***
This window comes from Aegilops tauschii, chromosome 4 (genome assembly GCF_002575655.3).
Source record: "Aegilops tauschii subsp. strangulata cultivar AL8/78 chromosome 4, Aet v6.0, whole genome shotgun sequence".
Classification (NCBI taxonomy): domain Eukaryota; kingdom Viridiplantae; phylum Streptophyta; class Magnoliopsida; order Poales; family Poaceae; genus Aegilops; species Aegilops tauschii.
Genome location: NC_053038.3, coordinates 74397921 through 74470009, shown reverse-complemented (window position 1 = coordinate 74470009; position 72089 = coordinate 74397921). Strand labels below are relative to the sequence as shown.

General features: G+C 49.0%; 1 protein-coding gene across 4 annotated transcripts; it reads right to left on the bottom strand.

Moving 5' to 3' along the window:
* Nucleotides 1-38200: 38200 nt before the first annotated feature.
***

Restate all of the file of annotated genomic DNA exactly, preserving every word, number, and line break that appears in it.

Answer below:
This window comes from Aegilops tauschii, chromosome 4 (genome assembly GCF_002575655.3).
Source record: "Aegilops tauschii subsp. strangulata cultivar AL8/78 chromosome 4, Aet v6.0, whole genome shotgun sequence".
Classification (NCBI taxonomy): domain Eukaryota; kingdom Viridiplantae; phylum Streptophyta; class Magnoliopsida; order Poales; family Poaceae; genus Aegilops; species Aegilops tauschii.
Genome location: NC_053038.3, coordinates 74397921 through 74470009, shown reverse-complemented (window position 1 = coordinate 74470009; position 72089 = coordinate 74397921). Strand labels below are relative to the sequence as shown.

General features: G+C 49.0%; 1 protein-coding gene across 4 annotated transcripts; it reads right to left on the bottom strand.

Moving 5' to 3' along the window:
* Nucleotides 1-38200: 38200 nt before the first annotated feature.